Editorial: Turning slacktivism into activism

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Editorial: Turning slacktivism into activism

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Earlier this month, Alabama Governor Kay Ivey signed a law that will ban abortions more than six weeks into pregnancy and punish doctors who help perform abortions with up to 99 years in prison. Alabama now follows in the footsteps of several other states, such as Georgia, who recently passed a “heartbeat bill” this past year, prohibiting abortions after a fetal heartbeat is detected.

In the wake of these decisions and the rise in opposition to abortion, many people have spoken out against such legislature online. Social media provides us all with a platform to express ourselves on any issue imaginable, whether it’s in the form of venting our frustrations or showing our support. Yet, if we intend to use social media as the only means of effecting social change, we should be wary of becoming “slacktivists” who advocate for a cause without intending to truly commit to it.

Often times, slacktivists will just repost a news article or tweet a trending hashtag a few times and call it a day. But it’s easier than it seems to become entrenched in this performative trend. Posting on social media under the guise of political activism can be a bid to boost one’s self-image and to feel good about taking up arms against a pressing societal issue without any of the stakes. Slacktivism tricks people into believing that sending out virtual blue thumbs and red hearts is enough; however, it’s still possible to become a more involved activist on social media.

Simply being social media users doesn’t automatically make us slacktivists, nor is social media itself the definition of slacktivism. The “slack” factor depends on the personal intentions behind posts, tweets and stories, as well as the actions we do—or don’t—pursue after taking that initial step to make our voices heard. In other words, the real issue with social media is how it’s wielded to further a cause.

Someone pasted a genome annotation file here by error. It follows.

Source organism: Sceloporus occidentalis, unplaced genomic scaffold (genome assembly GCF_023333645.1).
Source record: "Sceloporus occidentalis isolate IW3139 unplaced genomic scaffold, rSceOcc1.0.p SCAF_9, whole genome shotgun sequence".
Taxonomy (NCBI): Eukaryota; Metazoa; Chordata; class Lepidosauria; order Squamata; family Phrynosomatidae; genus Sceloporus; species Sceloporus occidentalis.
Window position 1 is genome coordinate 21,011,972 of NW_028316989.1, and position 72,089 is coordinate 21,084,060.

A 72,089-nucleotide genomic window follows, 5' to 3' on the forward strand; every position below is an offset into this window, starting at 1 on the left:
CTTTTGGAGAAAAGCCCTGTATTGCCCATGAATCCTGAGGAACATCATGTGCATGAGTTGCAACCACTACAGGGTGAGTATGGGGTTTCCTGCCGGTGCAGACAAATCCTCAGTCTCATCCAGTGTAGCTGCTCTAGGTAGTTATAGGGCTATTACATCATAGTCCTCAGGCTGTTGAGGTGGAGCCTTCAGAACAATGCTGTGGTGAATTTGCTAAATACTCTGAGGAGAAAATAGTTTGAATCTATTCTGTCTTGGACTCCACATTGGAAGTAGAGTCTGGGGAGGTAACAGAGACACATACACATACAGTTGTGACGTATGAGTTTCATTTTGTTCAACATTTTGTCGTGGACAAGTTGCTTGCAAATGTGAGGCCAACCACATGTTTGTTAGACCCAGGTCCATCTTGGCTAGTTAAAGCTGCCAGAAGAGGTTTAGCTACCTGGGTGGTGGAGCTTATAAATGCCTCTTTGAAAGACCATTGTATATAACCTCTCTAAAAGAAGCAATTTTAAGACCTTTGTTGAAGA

Granted, posting on social media does raise awareness for important causes and shows that you’re not entirely complicit or idle, but it usually has little effect on government legislation and almost never guarantees tangible change. Social media has its limits in terms of being a useful tool to forward a cause or issue on its own—more often than not, movements on Facebook, Instagram, Twitter and other online networking sites need an offline counterpart to fully succeed.

Ultimately, performative Instagram stories won’t fix society’s problems, but that’s not to devalue social media’s role as an auxiliary platform to help drive, inspire and organize the physical action that will. Avoiding social media isn’t the solution; it just needs to be used in conjunction with other methods of outreach and engagement to be truly effective.

Take the “ice-bucket challenge,” for example. In 2016, the Amyotrophic Lateral Sclerosis Association (ALSA) raised $115 million for disease research by starting a viral video challenge: every participant would commit to a money donation to ALSA on camera by dumping ice water on their head, calling out the names of several friends to do the same and then posting the video to social media. Today, teen climate change activist Greta Thunberg continues to post photos of her weekly Skolstrejk för klimatet (“school strike for the climate”), an initiative that has mobilized thousands of students around the world. Since her protest went global in August 2018, Greta has continued to expand her audience on and off the web, even speaking in front of the United Nations and filming her own TED Talk urging people to organize their own local climate-change strikes. Both of these movements gained traction over social media but found widespread success because they encouraged people to take action in the physical world, whether it was participating in the ice-bucket challenge or marching for climate change awareness.

Although the recent anti-abortion legislature has been passed in Alabama and Georgia, far away from our lives in California, this physical distance shouldn’t discourage us from being politically engaged. We can educate ourselves on the new legislation to clarify misconceptions, then use this knowledge to teach and motivate others in the community. From giving in-class talks to sharing self-written blog posts and articles, actively participating in physical and virtual conversations will help ingrain this issue into the public consciousness. On a state and federal level, supporting campaigns and candidates aligned with our values, voting in elections and contacting our representatives will ensure that our beliefs are reflected in government and defended at higher levels of court.

Change may not come immediately or from any one individual, but we can all attempt to make a lasting difference if we try to push ourselves to stop scrolling and take this fight beyond a simple screen.